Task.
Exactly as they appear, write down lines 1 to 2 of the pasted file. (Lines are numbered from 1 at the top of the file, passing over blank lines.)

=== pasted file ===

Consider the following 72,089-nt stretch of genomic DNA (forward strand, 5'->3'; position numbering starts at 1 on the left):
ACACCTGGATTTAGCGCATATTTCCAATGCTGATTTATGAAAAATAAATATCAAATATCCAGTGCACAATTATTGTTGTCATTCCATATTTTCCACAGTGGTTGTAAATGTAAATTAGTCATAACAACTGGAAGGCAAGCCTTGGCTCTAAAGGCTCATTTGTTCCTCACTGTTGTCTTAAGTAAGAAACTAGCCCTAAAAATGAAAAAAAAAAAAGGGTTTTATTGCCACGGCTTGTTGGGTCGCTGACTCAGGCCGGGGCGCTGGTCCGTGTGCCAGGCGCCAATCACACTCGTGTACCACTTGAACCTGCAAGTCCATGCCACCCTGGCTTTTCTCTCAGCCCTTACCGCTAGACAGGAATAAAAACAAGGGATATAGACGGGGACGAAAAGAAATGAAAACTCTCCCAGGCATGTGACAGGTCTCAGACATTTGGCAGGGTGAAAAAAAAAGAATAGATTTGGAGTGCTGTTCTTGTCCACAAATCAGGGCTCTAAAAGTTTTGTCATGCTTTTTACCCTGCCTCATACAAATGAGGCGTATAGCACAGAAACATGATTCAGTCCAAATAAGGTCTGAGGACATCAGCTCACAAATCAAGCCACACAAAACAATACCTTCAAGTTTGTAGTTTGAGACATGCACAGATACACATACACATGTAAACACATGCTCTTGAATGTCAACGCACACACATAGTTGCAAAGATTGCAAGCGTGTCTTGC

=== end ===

Consider the following 72,089-nt stretch of genomic DNA (forward strand, 5'->3'; position numbering starts at 1 on the left):
ACACCTGGATTTAGCGCATATTTCCAATGCTGATTTATGAAAAATAAATATCAAATATCCAGTGCACAATTATTGTTGTCATTCCATATTTTCCACAGTGGTTGTAAATGTAAATTAGTCATAACAACTGGAAGGCAAGCCTTGGCTCTAAAGGCTCATTTGTTCCTCACTGTTGTCTTAAGTAAGAAACTAGCCCTAAAAATGAAAAAAAAAAAAGGGTTTTATTGCCACGGCTTGTTGGGTCGCTGACTCAGGCCGGGGCGCTGGTCCGTGTGCCAGGCGCCAATCACACTCGTGTACCACTTGAACCTGCAAGTCCATGCCACCCTGGCTTTTCTCTCAGCCCTTACCGCTAGACAGGAATAAAAACAAGGGATATAGACGGGGACGAAAAGAAATGAAAACTCTCCCAGGCATGTGACAGGTCTCAGACATTTGGCAGGGTGAAAAAAAAAGAATAGATTTGGAGTGCTGTTCTTGTCCACAAATCAGGGCTCTAAAAGTTTTGTCATGCTTTTTACCCTGCCTCATACAAATGAGGCGTATAGCACAGAAACATGATTCAGTCCAAATAAGGTCTGAGGACATCAGCTCACAAATCAAGCCACACAAAACAATACCTTCAAGTTTGTAGTTTGAGACATGCACAGATACACATACACATGTAAACACATGCTCTTGAATGTCAACGCACACACATAGTTGCAAAGATTGCAAGCGTGTCTTGC